cPHulk is cPanel’s brute force detection service. You turn on cPHulk Brute Force Protection to prevent malicious forces from trying to access your server’s services by guessing the login password for that service. If you have users creating weak passwords it is surprisingly easy to guess passwords use dictionary attacks. Thus, by limiting the chances an unknown user has at guessing your password you are reducing the chances they have at guessing the correct password.
Our Experience with Brute Force Attacks
You might ask how likely is it to actually have someone try to break into your server? When we turn on a new server with a public facing IP address we get attacked within seconds. The shear volume of generic attacks coming out of Russia and China are staggering. We have one server that gets hit with gigabytes worth of attacks every month. And we are just an SEO and web development company. I have a friend who manages IT for a major university. The volume and tenacity of attacks that they face are significantly greater. Most attacks that come at Fruition’s servers have known signatures which makes the hackers just out fishing for an easy target. The hard attacks to prevent are the targeted attacks when the hackers are going after a specific company or service.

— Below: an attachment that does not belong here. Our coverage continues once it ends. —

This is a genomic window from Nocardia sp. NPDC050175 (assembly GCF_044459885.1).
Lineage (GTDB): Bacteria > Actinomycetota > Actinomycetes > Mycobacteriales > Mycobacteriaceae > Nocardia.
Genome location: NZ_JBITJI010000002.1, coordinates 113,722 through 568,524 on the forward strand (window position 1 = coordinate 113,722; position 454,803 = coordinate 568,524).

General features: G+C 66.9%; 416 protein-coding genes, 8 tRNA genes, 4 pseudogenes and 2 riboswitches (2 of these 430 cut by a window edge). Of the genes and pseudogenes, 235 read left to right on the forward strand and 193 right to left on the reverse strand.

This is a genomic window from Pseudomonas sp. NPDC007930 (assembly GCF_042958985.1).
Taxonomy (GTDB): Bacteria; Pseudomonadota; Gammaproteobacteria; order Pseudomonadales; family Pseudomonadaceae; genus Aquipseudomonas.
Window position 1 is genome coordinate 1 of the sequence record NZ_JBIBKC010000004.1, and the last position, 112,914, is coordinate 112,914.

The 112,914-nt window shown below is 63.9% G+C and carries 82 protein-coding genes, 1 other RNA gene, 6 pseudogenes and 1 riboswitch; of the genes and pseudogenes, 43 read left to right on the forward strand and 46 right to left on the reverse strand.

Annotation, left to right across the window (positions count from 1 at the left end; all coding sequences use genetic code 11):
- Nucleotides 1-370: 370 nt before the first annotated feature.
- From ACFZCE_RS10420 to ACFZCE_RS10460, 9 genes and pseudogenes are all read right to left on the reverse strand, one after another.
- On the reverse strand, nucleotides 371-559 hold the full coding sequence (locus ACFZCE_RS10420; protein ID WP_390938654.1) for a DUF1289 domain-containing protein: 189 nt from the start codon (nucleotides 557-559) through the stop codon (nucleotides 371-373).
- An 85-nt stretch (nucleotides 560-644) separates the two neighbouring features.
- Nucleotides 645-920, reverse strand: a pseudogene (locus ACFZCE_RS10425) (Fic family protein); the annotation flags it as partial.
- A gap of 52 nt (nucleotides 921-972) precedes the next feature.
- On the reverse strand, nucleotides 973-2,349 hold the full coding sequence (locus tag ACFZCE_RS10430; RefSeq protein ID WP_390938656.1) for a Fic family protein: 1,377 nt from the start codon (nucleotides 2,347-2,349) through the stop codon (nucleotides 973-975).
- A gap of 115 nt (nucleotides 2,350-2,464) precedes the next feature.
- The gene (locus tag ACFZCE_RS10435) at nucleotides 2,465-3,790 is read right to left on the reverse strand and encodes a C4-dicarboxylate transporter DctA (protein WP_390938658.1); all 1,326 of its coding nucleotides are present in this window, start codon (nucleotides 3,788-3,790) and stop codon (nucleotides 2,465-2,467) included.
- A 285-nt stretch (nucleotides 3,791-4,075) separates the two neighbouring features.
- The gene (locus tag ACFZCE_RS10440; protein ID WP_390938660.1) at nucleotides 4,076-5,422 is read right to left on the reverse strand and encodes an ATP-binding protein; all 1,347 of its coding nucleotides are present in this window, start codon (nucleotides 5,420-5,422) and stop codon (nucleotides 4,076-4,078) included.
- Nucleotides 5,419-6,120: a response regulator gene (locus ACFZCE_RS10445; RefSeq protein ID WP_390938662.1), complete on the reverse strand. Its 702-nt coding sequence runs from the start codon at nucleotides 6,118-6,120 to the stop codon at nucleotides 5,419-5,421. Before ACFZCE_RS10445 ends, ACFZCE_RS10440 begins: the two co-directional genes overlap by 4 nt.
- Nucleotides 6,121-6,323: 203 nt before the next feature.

Back to cPanel’s CPHulk
Configuring CPHulk is extremely simple and only takes a few seconds to get up and running. I recommend changing “Maximum Failures Per IP” down to 2. It’s easy for hackers to use proxies to rapidly change IP addresses thus you want them to deplete their IP addresses quickly as opposed to getting several tries with each IP.
I like to turn on the brute force notification. If nothing else it keeps me cognizant of the efforts to break in.
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